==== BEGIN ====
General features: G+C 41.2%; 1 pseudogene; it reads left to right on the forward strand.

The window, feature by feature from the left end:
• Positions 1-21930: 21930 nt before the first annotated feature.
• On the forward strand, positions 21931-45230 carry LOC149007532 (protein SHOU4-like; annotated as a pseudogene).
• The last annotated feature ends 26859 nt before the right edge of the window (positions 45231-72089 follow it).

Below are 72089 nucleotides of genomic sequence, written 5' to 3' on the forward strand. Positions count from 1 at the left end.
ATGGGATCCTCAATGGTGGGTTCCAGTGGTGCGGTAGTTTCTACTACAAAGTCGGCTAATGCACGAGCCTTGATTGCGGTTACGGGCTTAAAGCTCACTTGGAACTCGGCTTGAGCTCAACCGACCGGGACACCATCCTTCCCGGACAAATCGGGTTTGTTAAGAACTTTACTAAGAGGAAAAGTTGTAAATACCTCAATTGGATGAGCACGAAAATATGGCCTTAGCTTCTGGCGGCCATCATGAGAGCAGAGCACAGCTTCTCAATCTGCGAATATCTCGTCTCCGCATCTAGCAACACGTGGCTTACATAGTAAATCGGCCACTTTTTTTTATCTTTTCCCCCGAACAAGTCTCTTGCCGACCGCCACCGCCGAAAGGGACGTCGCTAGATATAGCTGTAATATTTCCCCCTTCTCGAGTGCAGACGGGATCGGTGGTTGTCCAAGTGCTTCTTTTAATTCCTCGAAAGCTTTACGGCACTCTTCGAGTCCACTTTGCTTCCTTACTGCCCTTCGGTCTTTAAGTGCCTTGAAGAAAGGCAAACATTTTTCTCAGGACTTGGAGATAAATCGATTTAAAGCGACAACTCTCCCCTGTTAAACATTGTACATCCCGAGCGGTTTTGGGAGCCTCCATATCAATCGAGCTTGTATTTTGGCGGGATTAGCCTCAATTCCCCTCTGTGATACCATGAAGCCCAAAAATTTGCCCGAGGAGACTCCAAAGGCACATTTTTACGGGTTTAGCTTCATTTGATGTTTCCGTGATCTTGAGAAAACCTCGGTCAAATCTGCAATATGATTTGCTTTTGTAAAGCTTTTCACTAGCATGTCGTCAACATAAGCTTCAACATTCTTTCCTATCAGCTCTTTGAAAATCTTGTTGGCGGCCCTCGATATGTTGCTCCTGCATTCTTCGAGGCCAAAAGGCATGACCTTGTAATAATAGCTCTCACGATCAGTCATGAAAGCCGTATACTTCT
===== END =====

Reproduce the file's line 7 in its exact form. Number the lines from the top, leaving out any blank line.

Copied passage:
ATGGGATCCTCAATGGTGGGTTCCAGTGGTGCGGTAGTTTCTACTACAAAGTCGGCTAATGCACGAGCCTTGATTGCGGTTACGGGCTTAAAGCTCACTTGGAACTCGGCTTGAGCTCAACCGACCGGGACACCATCCTTCCCGGACAAATCGGGTTTGTTAAGAACTTTACTAAGAGGAAAAGTTGTAAATACCTCAATTGGATGAGCACGAAAATATGGCCTTAGCTTCTGGCGGCCATCATGAGAGCAGAGCACAGCTTCTCAATCTGCGAATATCTCGTCTCCGCATCTAGCAACACGTGGCTTACATAGTAAATCGGCCACTTTTTTTTATCTTTTCCCCCGAACAAGTCTCTTGCCGACCGCCACCGCCGAAAGGGACGTCGCTAGATATAGCTGTAATATTTCCCCCTTCTCGAGTGCAGACGGGATCGGTGGTTGTCCAAGTGCTTCTTTTAATTCCTCGAAAGCTTTACGGCACTCTTCGAGTCCACTTTGCTTCCTTACTGCCCTTCGGTCTTTAAGTGCCTTGAAGAAAGGCAAACATTTTTCTCAGGACTTGGAGATAAATCGATTTAAAGCGACAACTCTCCCCTGTTAAACATTGTACATCCCGAGCGGTTTTGGGAGCCTCCATATCAATCGAGCTTGTATTTTGGCGGGATTAGCCTCAATTCCCCTCTGTGATACCATGAAGCCCAAAAATTTGCCCGAGGAGACTCCAAAGGCACATTTTTACGGGTTTAGCTTCATTTGATGTTTCCGTGATCTTGAGAAAACCTCGGTCAAATCTGCAATATGATTTGCTTTTGTAAAGCTTTTCACTAGCATGTCGTCAACATAAGCTTCAACATTCTTTCCTATCAGCTCTTTGAAAATCTTGTTGGCGGCCCTCGATATGTTGCTCCTGCATTCTTCGAGGCCAAAAGGCATGACCTTGTAATAATAGCTCTCACGATCAGTCATGAAAGCCGTATACTTCT